Editing Your Writing: The Editing Process

Updated on December 27, 2018
Laura335 profile image

I am the author of three middle-grade children's books, and I blog on the side. My favorite topics are movies, writing, and pop culture.

Editing markers.


Completing A First Draft Never Means You're Finished

There is no less accurate depiction of a writer than when they are shown typing away on their computer or typewriter before typing, "the end," sliding their chair back, and announcing that they are finished. It’s a bit insulting, especially considering the fact that the scene was written by a writer who most likely did not do that when they were finished writing the script that contained that moment. Who are they trying to fool?

Finishing a first draft means that you are no more than halfway done with that specific piece of writing. Everything from poems, news articles, short stories, screenplays, scripts, and novels requires extensive editing. First drafts are filled with typos, grammatical errors, clumsy language, confusing ideas, and unnecessary or missing content from even the best writers.

When I’m on a roll and ideas are flowing, I write or type like I’m in a race. Every thought in my head makes it to the page, especially when I lose focus or need to end quickly due to time constraints. If I were to print out a piece of writing directly after I finished typing it up and handed it to someone to read aloud, I would be mortified by what would come out of their mouth. That's why knowing how to edit is so important.

Handwritten pages to edit as they are typed.

The first draft of what would become this three-part article series.
The first draft of what would become this three-part article series. | Source

Questions To Ask Yourself Before You Edit

Once you have everything down on paper, you just need to start reading. But what are you specifically looking for in your reading. Should you edit everything at once or just focus on one area for each edit (ex. spelling, format, length, etc.)?

It’s ultimately up to you, but it’s in your best interest to focus on one thing at a time. Otherwise, you could miss something crucial. While you will be looking over your content multiple times, focusing on one aspect of the text to edit will keep you from becoming overwhelmed or rushing through and not catching everything that needs to be corrected.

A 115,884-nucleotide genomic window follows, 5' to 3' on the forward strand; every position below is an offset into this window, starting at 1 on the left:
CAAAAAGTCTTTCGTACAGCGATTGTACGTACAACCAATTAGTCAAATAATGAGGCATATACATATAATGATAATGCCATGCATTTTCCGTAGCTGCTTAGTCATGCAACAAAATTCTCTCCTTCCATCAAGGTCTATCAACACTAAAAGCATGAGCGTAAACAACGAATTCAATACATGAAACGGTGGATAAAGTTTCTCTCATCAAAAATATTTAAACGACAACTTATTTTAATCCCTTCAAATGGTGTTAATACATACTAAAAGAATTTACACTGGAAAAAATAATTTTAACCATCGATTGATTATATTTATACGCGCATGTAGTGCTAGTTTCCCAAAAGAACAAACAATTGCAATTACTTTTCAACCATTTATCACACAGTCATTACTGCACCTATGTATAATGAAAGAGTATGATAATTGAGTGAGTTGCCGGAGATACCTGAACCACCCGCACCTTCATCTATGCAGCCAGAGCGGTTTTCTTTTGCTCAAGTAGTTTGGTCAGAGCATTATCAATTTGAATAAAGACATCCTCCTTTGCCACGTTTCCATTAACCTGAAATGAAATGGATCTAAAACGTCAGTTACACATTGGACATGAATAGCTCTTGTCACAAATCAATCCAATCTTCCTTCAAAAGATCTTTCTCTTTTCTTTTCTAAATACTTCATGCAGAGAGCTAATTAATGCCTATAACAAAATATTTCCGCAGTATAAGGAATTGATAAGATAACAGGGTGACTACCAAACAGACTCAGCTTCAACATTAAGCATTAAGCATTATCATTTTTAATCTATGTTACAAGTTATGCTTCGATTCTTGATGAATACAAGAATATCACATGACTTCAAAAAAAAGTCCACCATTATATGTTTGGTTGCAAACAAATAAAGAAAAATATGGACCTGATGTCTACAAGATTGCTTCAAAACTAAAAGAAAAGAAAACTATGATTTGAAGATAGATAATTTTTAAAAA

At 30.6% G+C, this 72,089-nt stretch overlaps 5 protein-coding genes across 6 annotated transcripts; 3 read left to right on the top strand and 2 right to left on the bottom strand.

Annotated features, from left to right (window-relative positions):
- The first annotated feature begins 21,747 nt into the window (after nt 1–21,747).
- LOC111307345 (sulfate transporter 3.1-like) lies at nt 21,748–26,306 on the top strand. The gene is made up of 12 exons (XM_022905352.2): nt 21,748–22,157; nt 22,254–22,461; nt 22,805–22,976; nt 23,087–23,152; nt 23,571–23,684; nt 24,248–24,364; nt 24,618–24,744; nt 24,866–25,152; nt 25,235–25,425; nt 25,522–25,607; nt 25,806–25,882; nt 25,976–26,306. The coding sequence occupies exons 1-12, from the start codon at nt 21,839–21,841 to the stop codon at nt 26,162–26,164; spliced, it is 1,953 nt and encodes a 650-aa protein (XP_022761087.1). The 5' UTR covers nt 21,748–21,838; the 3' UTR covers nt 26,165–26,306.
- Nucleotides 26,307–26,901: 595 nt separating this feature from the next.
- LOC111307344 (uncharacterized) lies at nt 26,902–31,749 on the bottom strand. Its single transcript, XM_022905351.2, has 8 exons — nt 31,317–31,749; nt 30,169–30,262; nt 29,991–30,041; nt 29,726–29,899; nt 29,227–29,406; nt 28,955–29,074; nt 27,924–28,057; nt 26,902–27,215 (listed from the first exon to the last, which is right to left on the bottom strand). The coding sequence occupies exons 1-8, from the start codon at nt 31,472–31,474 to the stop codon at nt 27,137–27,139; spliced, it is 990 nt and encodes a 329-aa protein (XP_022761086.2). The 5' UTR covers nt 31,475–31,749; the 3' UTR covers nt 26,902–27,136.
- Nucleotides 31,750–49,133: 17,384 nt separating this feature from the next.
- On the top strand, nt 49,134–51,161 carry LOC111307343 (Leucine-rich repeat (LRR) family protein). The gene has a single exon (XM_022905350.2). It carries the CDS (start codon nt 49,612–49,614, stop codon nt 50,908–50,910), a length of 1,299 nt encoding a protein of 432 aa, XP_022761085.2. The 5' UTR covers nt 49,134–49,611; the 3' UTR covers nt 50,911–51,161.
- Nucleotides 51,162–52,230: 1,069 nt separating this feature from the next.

The next question is how many times should you look over a piece before it is considered ready to read, publish, or produce? Length, content, deadlines, and the quality of your first draft are large factors in determining how many edits you need. A short poem could take as long to edit as a novel-length manuscript. I personally feel that a piece is never finished; it can always be reworked in some way, even after publication. Showing it to the world doesn’t make it perfect. It just makes it publishable. The thoughts are all there in a clear, acceptable structure, but there are always words, sentences, and ideas to tweak.

Anyone in a creative field will tell you that when they see their completed work, they only see the flaws. Writers don’t write for perfection, though. They also know that not everyone will like their work. There are always critics to dodge, but a good writer is always their own biggest critic.

Back to the original question, though, the number of edits on a piece can range anywhere from two quick viewings to dozens of reviews. To give you a ballpark figure, however, a college professor once quoted approximately 10 edits for a novel and about 25 for a poem. I throw in short stories and articles closer to the novel range, roughly five to 10 edits per piece. Editing is about repetition, going over each word again and again, sometimes skipping over it, sometimes recognizing a change and making that change.

Another question is how best to edit: by hand, on the computer, or both? Each technique has its benefits. You're more likely to catch a spelling error when reading through a printed version. However, you can easily cut and add content by editing on the computer. When I'm editing a novel, I always do at least two edits by hand. The entire piece is printed out and then marked in pen. That's the easy part.

The hard (and unappealing) part is going back through and making the edits to the typed document. Even then, the handwritten notes are reconsidered and altered when I type it up. With this technique, you cover two edits at once before the corrections are officially made.

So, how do you know when you're finished if every edit alters the piece in some way? One of the most telling indications is that you are ready to share it with another person. You are sure that it is free of all glaring errors, and your ideas are clear and as close as you can get to the message that you wanted to convey at the idea's inception. There is no science to it, but there are some guidelines to help you get to the point where the piece is introduced to a reader besides yourself.

I use this Flip Dictionary when I can't think of the word I want to use in place of another.

Attitude Towards Editing

In a three-part series, I will outline the different stages of editing. Each stage is important to crafting polished, memorable pieces. While the piece itself is precious to the writer, individual words, sentences, and even chapters shouldn’t be. Some sections will need more work than others. You have to be prepared to cut entire sequences altogether or even start over if you discover an approach to make the piece stronger. I will provide helpful editing tips, personal editing experiences, and famous editing stories.

Editing is a side to the writing process that I feel is not written about enough, despite being one of the most important steps in the process. A good first draft is merely a good start. Some of the best parts of the piece, though, are formed in this stage.